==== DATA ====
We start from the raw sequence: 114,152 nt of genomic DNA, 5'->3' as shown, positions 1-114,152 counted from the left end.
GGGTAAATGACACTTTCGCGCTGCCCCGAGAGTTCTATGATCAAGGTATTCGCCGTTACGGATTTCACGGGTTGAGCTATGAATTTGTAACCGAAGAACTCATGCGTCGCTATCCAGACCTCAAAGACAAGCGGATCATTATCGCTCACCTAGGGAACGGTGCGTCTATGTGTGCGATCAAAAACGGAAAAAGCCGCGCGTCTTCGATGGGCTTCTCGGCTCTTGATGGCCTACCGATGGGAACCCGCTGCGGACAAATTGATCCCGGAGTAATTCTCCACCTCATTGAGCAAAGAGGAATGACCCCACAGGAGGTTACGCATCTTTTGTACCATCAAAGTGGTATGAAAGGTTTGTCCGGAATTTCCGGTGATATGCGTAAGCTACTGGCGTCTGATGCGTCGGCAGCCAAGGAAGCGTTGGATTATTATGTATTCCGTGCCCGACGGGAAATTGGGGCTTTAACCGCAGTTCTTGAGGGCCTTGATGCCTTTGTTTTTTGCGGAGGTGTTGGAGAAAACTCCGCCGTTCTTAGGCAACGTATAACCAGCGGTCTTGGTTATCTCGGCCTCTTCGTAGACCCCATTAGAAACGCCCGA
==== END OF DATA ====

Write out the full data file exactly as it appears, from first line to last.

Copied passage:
We start from the raw sequence: 114,152 nt of genomic DNA, 5'->3' as shown, positions 1-114,152 counted from the left end.
GGGTAAATGACACTTTCGCGCTGCCCCGAGAGTTCTATGATCAAGGTATTCGCCGTTACGGATTTCACGGGTTGAGCTATGAATTTGTAACCGAAGAACTCATGCGTCGCTATCCAGACCTCAAAGACAAGCGGATCATTATCGCTCACCTAGGGAACGGTGCGTCTATGTGTGCGATCAAAAACGGAAAAAGCCGCGCGTCTTCGATGGGCTTCTCGGCTCTTGATGGCCTACCGATGGGAACCCGCTGCGGACAAATTGATCCCGGAGTAATTCTCCACCTCATTGAGCAAAGAGGAATGACCCCACAGGAGGTTACGCATCTTTTGTACCATCAAAGTGGTATGAAAGGTTTGTCCGGAATTTCCGGTGATATGCGTAAGCTACTGGCGTCTGATGCGTCGGCAGCCAAGGAAGCGTTGGATTATTATGTATTCCGTGCCCGACGGGAAATTGGGGCTTTAACCGCAGTTCTTGAGGGCCTTGATGCCTTTGTTTTTTGCGGAGGTGTTGGAGAAAACTCCGCCGTTCTTAGGCAACGTATAACCAGCGGTCTTGGTTATCTCGGCCTCTTCGTAGACCCCATTAGAAACGCCCGA